by Nathaniel Smith, Politics: A View from West Chester, 1/11/13
The other day I turned up some notes from a talk by Diane Ravitch at Franklin & Marshall College on 1/11/88. At the time, she was regarded as a knowledgeable scholar who not only knew but was contributing to the latest trends. For many years now, she has been described as the foremost historian of American education and she is just as active in writing (and blogging) as ever.
Here is how she describes that earlier part of her career “Why I Changed My Mind About School Reform: Federal testing has narrowed education and charter schools have failed to live up to their promise,” Wall Street Journal, 3/9/10:
I have been a historian of American education since 1975, when I received my doctorate from Columbia. I have written histories, and I’ve also written extensively about the need to improve students’ knowledge of history, literature, geography, science, civics and foreign languages….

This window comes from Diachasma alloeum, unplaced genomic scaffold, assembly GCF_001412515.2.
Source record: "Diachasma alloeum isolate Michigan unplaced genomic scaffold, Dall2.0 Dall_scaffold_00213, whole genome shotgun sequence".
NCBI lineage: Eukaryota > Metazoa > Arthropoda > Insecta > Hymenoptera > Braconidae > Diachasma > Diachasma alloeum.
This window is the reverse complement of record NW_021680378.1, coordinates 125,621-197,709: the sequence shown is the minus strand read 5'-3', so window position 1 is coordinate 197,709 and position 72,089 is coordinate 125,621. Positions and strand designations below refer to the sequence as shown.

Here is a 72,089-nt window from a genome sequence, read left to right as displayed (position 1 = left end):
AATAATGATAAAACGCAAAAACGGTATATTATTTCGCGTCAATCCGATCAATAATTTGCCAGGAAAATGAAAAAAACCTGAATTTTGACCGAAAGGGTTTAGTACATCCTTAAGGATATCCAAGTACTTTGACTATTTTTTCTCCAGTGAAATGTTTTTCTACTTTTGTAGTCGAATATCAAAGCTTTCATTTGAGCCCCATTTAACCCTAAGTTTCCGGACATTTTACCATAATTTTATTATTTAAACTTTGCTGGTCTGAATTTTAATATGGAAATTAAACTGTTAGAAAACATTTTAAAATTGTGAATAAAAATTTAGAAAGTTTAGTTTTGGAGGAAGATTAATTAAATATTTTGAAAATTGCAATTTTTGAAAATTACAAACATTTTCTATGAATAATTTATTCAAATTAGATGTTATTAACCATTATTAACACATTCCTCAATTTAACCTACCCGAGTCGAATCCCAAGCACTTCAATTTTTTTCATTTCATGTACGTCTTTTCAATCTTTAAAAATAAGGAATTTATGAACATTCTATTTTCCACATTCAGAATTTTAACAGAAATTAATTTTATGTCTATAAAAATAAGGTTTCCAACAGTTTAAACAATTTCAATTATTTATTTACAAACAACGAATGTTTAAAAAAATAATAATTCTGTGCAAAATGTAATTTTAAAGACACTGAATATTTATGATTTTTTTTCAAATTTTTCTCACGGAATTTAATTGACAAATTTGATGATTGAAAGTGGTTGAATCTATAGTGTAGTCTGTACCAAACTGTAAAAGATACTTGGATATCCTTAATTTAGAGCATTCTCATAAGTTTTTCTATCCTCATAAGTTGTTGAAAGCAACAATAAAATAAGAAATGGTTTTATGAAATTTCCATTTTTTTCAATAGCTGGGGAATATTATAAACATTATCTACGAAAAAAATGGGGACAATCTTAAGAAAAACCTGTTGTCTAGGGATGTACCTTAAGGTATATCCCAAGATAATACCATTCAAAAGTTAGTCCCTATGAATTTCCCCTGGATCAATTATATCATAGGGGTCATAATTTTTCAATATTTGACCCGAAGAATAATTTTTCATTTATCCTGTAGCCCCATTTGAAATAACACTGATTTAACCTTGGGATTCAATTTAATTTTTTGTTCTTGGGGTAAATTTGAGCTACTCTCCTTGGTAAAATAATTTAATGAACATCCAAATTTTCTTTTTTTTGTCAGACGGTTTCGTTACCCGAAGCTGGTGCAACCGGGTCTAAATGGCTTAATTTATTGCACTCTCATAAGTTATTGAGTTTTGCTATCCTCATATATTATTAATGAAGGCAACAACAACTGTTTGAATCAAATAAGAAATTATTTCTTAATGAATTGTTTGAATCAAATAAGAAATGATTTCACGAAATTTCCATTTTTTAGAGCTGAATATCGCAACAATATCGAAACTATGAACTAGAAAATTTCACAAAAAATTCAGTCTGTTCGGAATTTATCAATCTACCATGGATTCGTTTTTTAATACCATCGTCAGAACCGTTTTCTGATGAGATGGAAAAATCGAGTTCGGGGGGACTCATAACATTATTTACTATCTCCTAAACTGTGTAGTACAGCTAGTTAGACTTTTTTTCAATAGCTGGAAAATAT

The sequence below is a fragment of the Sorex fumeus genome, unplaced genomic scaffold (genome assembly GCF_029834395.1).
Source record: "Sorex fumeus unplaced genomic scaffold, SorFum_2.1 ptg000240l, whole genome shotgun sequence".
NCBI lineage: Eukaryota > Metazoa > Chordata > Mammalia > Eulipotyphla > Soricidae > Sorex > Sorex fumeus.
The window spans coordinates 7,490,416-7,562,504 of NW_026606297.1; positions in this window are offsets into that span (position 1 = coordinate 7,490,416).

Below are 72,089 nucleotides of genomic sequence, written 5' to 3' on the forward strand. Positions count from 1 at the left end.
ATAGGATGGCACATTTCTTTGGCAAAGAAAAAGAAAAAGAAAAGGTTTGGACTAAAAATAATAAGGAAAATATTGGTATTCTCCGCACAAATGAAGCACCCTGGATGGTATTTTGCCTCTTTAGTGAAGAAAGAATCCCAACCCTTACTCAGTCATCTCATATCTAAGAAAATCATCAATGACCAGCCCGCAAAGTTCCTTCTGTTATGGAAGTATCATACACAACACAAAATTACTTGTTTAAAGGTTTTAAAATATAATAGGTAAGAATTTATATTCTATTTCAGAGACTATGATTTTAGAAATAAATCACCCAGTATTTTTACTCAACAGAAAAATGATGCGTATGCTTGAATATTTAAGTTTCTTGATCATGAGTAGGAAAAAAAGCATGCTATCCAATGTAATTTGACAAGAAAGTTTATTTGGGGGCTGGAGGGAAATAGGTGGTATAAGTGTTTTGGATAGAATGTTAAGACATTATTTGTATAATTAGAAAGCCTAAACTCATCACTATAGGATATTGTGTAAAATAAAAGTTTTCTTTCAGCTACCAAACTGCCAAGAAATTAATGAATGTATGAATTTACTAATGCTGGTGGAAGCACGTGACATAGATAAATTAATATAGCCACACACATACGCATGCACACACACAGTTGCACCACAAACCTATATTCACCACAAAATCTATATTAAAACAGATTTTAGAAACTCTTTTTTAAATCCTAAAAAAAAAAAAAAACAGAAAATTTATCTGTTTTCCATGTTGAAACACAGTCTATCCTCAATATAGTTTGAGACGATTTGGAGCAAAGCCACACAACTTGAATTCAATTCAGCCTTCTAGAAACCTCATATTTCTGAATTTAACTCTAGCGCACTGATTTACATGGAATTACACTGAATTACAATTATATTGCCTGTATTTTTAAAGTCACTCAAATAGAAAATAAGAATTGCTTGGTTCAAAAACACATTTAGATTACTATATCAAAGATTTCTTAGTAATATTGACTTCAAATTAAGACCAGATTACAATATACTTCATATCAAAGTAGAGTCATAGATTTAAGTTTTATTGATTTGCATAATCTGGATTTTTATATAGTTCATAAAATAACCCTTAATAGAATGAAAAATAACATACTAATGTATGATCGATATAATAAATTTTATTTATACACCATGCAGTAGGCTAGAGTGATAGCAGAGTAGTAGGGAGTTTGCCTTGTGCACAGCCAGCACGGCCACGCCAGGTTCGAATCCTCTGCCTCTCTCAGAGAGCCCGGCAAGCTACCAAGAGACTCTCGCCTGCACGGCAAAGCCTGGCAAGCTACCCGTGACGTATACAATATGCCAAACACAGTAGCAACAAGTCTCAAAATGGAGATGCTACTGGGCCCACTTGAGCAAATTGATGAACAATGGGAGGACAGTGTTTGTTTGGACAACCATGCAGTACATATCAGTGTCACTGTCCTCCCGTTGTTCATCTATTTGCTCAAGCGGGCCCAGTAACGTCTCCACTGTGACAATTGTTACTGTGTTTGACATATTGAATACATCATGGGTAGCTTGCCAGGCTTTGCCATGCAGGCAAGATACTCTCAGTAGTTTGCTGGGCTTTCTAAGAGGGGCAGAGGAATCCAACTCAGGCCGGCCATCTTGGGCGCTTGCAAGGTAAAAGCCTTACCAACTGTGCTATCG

Here is what my now 25-year-old notes show:
Liberal education is becoming rare in the US. But “knowledge is power,” “ideas move the world,” and “the person who knows how will always have a job; the person who knows why will be the boss.”
Humanities–fields like history, foreign languages, and philosophy–are shrinking. Yes they help students think for themselves and become intellectually free, as early women’s colleges saw….
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